I love trains. And I love windows. When I’m on a train, I love looking out the window. It doesn’t matter how often I ride the train…I never get bored with the view because each time I look out the window I notice new things. It seems very few other people look out the window. I’ve seen this phenomenon while taking the train into New York City, as well as riding SEPTA into Philadelphia. Once, riding into NYC, I noticed that the only person other than me who was looking out the window was a young child who looked to be about 8 years old. It’s almost like not looking out the window is part of our culture. Here’s a picture from my most recent train ride:
Why aren’t they looking out the window? Some of them are reading, which is a worthwhile activity. Some of them are on headphones, listening to music, which can also be worthwhile. Some of them are talking on cell phones. If they’re talking on a cell phone, in my opinion, they’re really missing out by not looking out the window…because, *gasp*, it’s possible to do both at once!
What do I see out the window?
Ecosystems: One of the most interesting things I see from the train is a diversity of ecosystems. Here is an example of one of the many wetlands I see from the train:
In addition to passing wetlands, on the way to Philadelphia, I also pass the Delaware river, some forested areas, suburban yards, and lots of disturbed industrial ground. There’s even a US EPA Superfund site, the 12th Street Dump, which I noticed from the sign labeling it as a superfund site. The EPA website describes this area as being contaminated with toxic levels of lead. This is something I’d rather know about than go on unaware of. If I had not looked out the window, I would never have thought to research this area, and I would never have learned about that site.
Looking out the window on a train is a great way to see ecosystems coping with human disturbance, and spot areas that need environment cleanup, because train tracks (including many passenger lines) tend to be built close to industrial areas. However, besides the plainly evident tragedies of humans damaging the environment, there is also a lot of beauty to be seen. The picture of the wetland above shows a great egret. Other birds I saw on the same day include a great blue heron, wood duck, a flock of canada geese, a northern flicker (woodpecker), a killdeer, and many more common birds. I see many birds every time I ride the train.
I also see beautiful trees and flowers. Everything changes seasonally…new flowers bloom at different times of year…trees leaf out, grow, bloom, fruit, turn colors, and lose their leaves. The birds change, as migrants travel south for the winter and new migrants arrive here from further north, bringing a myriad of diving ducks and sparrows, many of which can be spotted, with some effort, from the train window.
Some of the observations I have made out the window could have ecological value in the right hands. I spotted an invasion of Kudzu out the window…this is the farthest north that I have ever seen Kudzu grow. Kudzu is one of the most problematic and devastating ecological invaders, and it’s important to keep an eye on it, especially at the edges of its range where it could be expanding.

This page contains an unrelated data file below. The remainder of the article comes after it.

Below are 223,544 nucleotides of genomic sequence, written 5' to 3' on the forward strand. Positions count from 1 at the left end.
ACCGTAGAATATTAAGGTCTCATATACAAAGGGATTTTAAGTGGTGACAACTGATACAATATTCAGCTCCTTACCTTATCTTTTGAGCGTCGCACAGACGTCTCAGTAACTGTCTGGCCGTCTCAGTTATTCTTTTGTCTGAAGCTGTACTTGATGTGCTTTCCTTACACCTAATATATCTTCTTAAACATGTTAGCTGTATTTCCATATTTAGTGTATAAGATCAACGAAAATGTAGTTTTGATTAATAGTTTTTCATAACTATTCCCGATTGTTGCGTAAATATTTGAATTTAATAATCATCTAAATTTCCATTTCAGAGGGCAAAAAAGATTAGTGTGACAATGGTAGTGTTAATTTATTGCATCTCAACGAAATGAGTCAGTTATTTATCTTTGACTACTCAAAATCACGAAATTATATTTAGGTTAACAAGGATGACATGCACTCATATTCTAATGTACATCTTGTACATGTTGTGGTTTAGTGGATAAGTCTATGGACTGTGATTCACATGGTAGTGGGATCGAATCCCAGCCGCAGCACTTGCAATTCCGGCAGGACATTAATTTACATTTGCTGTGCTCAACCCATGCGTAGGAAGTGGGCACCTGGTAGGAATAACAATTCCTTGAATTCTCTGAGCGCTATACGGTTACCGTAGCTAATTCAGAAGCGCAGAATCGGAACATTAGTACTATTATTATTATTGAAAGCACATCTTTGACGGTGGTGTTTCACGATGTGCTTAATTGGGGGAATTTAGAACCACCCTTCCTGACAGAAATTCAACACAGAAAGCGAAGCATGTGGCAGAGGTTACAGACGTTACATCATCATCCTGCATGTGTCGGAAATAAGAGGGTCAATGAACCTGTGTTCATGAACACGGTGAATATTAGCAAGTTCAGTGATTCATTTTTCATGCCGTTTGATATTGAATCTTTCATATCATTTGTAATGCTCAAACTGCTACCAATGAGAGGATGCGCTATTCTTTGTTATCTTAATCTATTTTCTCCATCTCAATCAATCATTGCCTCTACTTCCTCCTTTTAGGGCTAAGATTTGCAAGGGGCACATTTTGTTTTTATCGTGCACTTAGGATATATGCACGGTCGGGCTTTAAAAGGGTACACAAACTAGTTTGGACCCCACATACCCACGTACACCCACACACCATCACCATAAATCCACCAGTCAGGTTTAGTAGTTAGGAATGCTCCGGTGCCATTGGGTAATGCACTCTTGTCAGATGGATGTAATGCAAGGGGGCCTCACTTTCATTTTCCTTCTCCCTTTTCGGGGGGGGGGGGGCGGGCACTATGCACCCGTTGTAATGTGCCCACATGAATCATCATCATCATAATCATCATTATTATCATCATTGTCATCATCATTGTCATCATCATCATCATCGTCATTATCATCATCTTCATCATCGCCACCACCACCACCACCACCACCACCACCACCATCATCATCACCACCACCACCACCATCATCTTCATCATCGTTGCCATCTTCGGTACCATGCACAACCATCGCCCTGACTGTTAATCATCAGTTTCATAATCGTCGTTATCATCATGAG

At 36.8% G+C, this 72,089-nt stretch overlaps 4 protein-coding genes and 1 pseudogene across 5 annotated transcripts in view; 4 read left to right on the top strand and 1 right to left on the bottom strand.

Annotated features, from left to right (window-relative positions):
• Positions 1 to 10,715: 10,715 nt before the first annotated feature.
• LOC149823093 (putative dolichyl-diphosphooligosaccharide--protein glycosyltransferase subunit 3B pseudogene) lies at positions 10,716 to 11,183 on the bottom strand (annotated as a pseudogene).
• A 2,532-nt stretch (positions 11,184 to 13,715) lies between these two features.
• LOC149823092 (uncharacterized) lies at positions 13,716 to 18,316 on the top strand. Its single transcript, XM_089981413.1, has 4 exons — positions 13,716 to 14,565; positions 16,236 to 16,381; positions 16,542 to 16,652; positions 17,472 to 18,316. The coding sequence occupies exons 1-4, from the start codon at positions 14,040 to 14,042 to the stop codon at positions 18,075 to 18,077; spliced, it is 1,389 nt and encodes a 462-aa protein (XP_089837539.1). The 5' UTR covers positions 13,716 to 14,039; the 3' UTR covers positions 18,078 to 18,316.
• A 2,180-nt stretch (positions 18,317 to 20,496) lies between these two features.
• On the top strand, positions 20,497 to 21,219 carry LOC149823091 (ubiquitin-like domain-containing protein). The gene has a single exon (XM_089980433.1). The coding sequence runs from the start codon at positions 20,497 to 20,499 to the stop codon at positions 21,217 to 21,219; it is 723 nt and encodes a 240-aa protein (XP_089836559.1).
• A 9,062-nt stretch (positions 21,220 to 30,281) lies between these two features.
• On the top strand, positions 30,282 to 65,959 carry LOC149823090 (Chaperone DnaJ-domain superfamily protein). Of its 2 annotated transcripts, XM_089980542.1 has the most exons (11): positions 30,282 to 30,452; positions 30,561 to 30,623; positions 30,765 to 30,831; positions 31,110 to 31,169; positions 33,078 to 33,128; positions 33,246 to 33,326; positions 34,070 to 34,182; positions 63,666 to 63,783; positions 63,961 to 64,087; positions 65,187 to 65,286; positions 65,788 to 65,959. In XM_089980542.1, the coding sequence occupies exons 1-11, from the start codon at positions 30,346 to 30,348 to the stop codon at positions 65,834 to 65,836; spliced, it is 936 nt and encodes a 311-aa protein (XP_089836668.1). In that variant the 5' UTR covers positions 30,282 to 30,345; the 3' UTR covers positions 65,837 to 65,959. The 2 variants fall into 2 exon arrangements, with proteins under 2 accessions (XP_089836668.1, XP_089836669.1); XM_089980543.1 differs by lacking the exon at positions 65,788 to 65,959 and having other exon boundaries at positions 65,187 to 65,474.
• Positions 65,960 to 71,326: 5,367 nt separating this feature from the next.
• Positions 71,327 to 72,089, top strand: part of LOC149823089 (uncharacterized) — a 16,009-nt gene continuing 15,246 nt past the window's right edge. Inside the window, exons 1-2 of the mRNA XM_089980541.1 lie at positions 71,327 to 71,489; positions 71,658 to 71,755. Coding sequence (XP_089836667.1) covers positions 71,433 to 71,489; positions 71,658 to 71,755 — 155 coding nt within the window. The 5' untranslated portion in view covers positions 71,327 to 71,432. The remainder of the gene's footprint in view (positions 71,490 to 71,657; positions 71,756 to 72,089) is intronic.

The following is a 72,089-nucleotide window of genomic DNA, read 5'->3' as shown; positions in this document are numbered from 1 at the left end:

Poverty and Economic Decline: On the way to downtown Philadelphia, the train passes through Chester, PA. Chester is a small, poor, mostly African-American city located on the Delaware river about halfway between Wilmington and Philadelphia. Sometimes I wonder if people don’t look out the window because they don’t want to face the reality of what’s out there. The heart of downtown Chester, pictured below, is one sight that I suspect some passengers may be avoiding:
This town exists in a state of economic ruin. The downtown business district, with buildings that show signs of once housing a vibrant commercial area, is almost completely boarded up. The only business that I saw that showed any sign of being open recently was a tax-preparation outfit advertising “Tax Refund in 1 Day”: likely a predatory operation designed to suck more money out of the people who have the least of it to begin with.
Every time I pass these buildings, and I see how many people get on the train at the station (the city is clearly not abandoned), I ask myself: “Why can’t we fix this?” I’m not close to finding a comprehensive answer to this question, but the one thought popped into my head: “Could it be because we don’t look out the window?”
Fun things out the window:
Even on a train that runs mostly through poor and industrial areas, there are a lot of beautiful sights and fun surprises to be seen out the window. To conclude on a positive note, here is a picture of two historic trolleys in the SEPTA trolley yard, which I saw while riding the same train on a different day.
You never know what you might see if you look out the window!
What can you do?
- Ride trains and look out the window.
- Tell people about the exciting, fun, beautiful, sad, important, or silly things that you saw while looking out the window on a train.